Just my 2 cents.
 

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Of course it's possible technically, and no one here has said anything differently. But the cost of a 350-400 mile EPA rated BEV half ton pickup (with the luxury expected at the price point and segment) would be pretty steep at this point, easily $80k+. Even going forward 3-4 years, with optimistic battery cost reductions, I don't see how the truck could be delivered for below ~$60-70k, so it's way beyond being something that can rapidly penetrate the market and gain acceptance.


But a $40-45k Voltec truck that beats the pants off its ICE brethren in 0-60 times and can still tow a reasonable amount while using almost no gas - that would probably get quite a bit of interest.

Then again, lots of people seem to have trouble with calculating the total cost of ownership of a vehicle. I recently had an acquaintance tell me he didn't like his truck loan payment, but was perfectly ok with his gas bill being about equal to that amount. It's like he's just accepted paying $500+/mo in gas to drive a truck around is normal, but the loan payment that's just a hair more is just a luxury. He just kind of blinked at me when I told him I'd spent $25 on gas in a year.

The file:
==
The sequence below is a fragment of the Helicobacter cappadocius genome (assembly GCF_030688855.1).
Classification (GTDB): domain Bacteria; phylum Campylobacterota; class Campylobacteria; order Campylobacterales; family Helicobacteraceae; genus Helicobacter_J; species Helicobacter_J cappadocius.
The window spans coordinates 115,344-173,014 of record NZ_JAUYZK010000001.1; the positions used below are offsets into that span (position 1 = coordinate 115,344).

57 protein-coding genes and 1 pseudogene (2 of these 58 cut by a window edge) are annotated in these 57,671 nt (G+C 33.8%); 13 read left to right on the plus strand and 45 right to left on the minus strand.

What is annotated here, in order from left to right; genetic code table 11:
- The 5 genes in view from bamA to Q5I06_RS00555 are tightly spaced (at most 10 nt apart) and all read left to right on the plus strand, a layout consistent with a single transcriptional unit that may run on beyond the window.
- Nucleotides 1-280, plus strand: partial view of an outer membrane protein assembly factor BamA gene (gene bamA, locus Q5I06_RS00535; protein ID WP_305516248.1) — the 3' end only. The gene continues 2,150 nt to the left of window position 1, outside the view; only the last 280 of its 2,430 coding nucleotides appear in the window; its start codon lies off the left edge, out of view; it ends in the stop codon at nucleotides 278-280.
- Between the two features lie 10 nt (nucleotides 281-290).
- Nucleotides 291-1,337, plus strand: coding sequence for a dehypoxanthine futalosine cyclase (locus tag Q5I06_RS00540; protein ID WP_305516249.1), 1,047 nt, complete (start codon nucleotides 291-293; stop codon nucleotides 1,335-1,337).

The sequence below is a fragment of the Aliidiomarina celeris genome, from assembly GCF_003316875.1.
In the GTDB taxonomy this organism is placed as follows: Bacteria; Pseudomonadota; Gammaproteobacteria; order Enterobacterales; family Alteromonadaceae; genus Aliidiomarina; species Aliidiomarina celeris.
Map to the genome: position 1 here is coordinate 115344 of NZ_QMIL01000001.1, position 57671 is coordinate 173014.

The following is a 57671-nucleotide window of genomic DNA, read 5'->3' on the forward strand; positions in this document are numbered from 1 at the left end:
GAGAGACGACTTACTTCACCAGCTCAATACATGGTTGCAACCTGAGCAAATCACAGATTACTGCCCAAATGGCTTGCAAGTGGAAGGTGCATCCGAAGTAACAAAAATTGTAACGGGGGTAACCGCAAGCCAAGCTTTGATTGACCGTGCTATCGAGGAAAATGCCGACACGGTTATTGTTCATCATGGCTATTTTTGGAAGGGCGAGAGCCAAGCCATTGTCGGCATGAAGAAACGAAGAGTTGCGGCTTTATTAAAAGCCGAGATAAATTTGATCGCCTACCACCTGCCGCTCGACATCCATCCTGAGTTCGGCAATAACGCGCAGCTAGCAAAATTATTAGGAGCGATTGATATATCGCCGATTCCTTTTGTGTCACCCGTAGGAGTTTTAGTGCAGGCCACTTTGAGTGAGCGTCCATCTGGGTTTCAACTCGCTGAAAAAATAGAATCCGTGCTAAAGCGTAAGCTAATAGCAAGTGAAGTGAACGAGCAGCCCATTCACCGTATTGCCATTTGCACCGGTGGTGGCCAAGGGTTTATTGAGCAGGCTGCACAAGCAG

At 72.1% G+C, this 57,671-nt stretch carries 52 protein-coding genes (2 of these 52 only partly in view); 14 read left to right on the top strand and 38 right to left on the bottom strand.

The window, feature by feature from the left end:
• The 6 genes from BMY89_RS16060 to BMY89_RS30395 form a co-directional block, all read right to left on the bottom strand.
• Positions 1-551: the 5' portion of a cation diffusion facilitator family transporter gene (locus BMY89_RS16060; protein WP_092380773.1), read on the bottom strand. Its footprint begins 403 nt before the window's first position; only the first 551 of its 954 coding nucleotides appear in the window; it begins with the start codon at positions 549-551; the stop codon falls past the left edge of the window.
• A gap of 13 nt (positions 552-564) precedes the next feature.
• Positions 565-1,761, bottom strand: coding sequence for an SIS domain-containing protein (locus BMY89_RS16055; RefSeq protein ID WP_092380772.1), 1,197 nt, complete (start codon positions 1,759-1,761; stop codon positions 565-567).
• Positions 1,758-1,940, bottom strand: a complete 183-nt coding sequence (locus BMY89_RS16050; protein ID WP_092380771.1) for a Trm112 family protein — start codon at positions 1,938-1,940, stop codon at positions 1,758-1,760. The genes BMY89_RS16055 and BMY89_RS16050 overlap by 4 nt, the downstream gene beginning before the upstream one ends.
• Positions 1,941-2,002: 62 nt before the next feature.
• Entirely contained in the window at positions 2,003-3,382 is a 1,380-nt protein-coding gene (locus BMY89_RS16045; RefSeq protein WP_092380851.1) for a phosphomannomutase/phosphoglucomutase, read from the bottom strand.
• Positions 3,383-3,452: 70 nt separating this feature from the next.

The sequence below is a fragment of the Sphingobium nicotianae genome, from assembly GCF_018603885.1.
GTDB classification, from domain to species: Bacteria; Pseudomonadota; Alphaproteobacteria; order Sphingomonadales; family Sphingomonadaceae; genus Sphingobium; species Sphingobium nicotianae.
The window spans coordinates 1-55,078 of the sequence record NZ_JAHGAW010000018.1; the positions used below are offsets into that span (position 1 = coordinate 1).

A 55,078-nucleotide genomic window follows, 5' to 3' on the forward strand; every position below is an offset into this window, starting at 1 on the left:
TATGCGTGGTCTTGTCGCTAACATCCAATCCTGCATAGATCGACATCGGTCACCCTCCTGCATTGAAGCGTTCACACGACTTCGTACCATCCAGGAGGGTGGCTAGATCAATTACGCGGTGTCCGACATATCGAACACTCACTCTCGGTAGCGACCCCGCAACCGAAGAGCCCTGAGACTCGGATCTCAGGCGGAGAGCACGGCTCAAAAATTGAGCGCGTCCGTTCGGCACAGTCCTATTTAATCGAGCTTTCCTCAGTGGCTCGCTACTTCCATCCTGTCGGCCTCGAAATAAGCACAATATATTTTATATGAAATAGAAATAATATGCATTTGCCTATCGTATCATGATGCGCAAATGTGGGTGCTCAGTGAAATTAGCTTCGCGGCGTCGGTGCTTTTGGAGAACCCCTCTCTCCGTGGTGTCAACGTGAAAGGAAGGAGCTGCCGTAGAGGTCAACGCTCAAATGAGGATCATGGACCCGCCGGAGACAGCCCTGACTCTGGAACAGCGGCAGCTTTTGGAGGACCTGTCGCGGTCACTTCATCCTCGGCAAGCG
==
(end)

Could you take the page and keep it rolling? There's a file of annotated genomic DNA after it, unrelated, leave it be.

Already taking deposits . Following this company for a while.
https://workhorse.com/pickup/
 

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Discussion Starter #19 (Edited)
Larry4pyro - interesting analysis. I agree with most of it, however:

QUOTE: In regards to complexity impacting cost, either the Gen 1 or the Gen 2 Voltec propulsion system is much simpler, and I suspect cheaper to produce than a current automatic transmission, which currently have up to 10 gear ratios to eke out a bit more fuel economy.

The issue of reliability with respect to the Voltec system is partly related to testing. ICE cars have billions of miles of testing and failure analysis. This is true for both engines and transmissions. There is no way a company like GM can match this kind and degree of testing for the Voltec propulsion system. The Voltec system might need to be an order of magnitude simpler for it to be as reliable as most ICE cars. Perhaps it is significantly simpler than an automatic transmission but it is a difficult thing to quantify how much simpler and how that would impact the need for testing a system that is such a new and radical departure from traditional ICE engine-transmission technology.
 

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Discussion Starter #20
Now that it's been turned over to the Chinese (Velite - CT6) what do you think?
Not sure that the Chinese will have ownership of the technology. I certainly hope not. Is is obvious that turning over IP to the Chinese was the biggest strategic blunder of American industry ever.